Strange as it may seem from our modern American perspective, New Mexico was literally a foreign country until the middle of the nineteenth century and, as field archaeologist and history instructor Peter Eidenbach discovered, in the minds of some it still is. The New Mexico landscape is easy to get lost in and much of its terrain has not been fully explored in many years. Yet, the state holds a rich cartographic history not often recognized by the many people who daily interact with its topography. Approaching this gap as a teacher and enthusiast, Eidenbach set about compiling a collection of New Mexico's historic maps, navigating through a varied terrain of research and discovery, even securing permissions for colonial-era maps held in special collections with limited public access. This collection, featuring beautifully rendered diagrams of New Mexico's landscape, allows exploration of the past as seen by that past's inhabitants.
The Historical Atlas of Oklahoma has been an indispensable reference for longer than four decades. Issued on the eve of the Oklahoma Centennial, this fourth edition of the atlas is much more than an updated version. Oklahoma authors Charles Robert Goins and Danney Goble are joined by seventeen contributing scholars (including natural and physical scientists) and other professionals to present 119 topics. To explore each, one or more maps with explanatory legends, tables, and graphs are paired with an interpretive essay. Created by cartographer James H. Anderson, more than 170 new maps - in full color - chart Oklahoma's rich and varied history and current population trends. Like earlier editions, the Atlas describes Oklahoma's landforms and natural resources and traces the state's geographic history from the earliest hunter-gatherer bands to today's mostly urban inhabitants. New to this edition are maps exploring additional aspects of the state's economy and its diverse society, politics, and culture, such as black history, women's experiences, and the musicians, writers, and other artists identified with the state. Reflecting the most up-to-date information as of 2005 from the U.S. Census Bureau and other sources, this new edition of the Historical Atlas of Oklahoma will be an invaluable resource for scholars, teachers, students, and any reader who wants to know more about the history of Oklahoma.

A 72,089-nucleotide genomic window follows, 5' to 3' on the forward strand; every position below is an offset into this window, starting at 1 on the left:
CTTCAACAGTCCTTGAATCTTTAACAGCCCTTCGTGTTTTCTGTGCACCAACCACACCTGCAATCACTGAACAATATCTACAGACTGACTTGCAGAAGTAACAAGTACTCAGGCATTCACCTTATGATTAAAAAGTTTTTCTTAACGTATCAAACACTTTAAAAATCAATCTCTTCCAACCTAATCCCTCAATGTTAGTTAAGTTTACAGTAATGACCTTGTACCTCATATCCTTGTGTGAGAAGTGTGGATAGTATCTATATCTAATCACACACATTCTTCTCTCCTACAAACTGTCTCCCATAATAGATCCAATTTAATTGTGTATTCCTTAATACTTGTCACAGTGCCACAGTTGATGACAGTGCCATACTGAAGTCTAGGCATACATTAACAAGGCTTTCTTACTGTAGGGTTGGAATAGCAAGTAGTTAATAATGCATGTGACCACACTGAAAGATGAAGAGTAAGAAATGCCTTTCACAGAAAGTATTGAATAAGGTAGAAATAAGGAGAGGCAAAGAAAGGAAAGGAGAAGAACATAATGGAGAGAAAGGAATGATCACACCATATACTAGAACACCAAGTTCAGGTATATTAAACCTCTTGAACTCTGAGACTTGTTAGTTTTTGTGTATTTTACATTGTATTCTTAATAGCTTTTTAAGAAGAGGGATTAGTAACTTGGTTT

For twenty years the "Historical Atlas of Texas" stood as a trusted resource for students and aficionados of the state. Now this key reference has been thoroughly updated and expanded--and even rechristened. "Texas: A Historical Atlas" more accurately reflects the Lone Star State at the dawn of the twenty-first century. Its 86 entries feature 175 newly designed maps--more than twice the number in the original volume--illustrating the most significant aspects of the state's history, geography, and current affairs.
The heart of the book is its wealth of historical information. Sections devoted to indigenous peoples of Texas and its exploration and settlement offer more than 45 entries with visual depictions of everything from the routes of Spanish explorers to empresario grants to cattle trails. In another 31 articles, coverage of modern and contemporary Texas takes in hurricanes and highways, power plants and population trends.
Practically everything about this atlas is new. All of the essays have been updated to reflect recent scholarship, while more than 30 appear for the first time, addressing such subjects as the Texas Declaration of Independence, early roads, slavery, the Civil War and Reconstruction, Texas-Oklahoma boundary disputes, and the tideland oil controversy. A dozen new entries for "Contemporary Texas" alone chart aspects of industry, agriculture, and minority demographics. Nearly all of the expanded essays are accompanied by multiple maps--everyone in full color.
The most comprehensive, state-of-the-art work of its kind, "Texas: A Historical Atlas" is more than just a reference. It is a striking visual introduction to the Lone Star State.
'Stunning...divine' Stephen Fry 'A fabulous book, good enough to eat with a spoon! Marvellous' John Lloyd, creator of QI 'Perfect for the armchair adventurer historian, this is a rich visual exploration of some of the most beautiful charts ever created' National Geographic 'Introduces us to a whole different way of looking at maps. Great illustrations, most engaging - the author is just a mine of information' Simon Mayo's Books of the Year The Golden Atlas is a spectacular visual history of exploration and cartography, a treasure chest of adventures from the chronicles of global discovery, illustrated with a selection of the most beautiful maps ever created. The book reveals how the world came to be known, featuring a magnificent gallery of exceptionally rare hand-coloured antique maps, paintings and engravings, many of which can only be found in the author's collection. Arranged chronologically, the reader is taken on a breathtaking expedition through Ancient Babylonian geography and Marco Polo's journey to the Mongol Khan on to buccaneers ransacking the Caribbean and the voyages of seafarers such as Captain Cook and fearless African pathfinders. Their stories are told in an engaging and compelling style, bringing vividly to life a motley collection of heroic explorers, treasure-hunters and death-dealing villains - all of them accompanied by eye-grabbing illustrations from rare maps, charts and manuscripts. The Golden Atlas takes you back to a world of darkness and peril, placing you on storm-lashed ships, frozen wastelands and the shores of hostile territories to see how the lines were drawn to form the shape of the modern world. The author's previous book, The Phantom Atlas, was a critically acclaimed international bestseller, described by Jonathan Ross as 'a spectacular, enjoyable and eye-opening read' and this new book is sure to follow suit.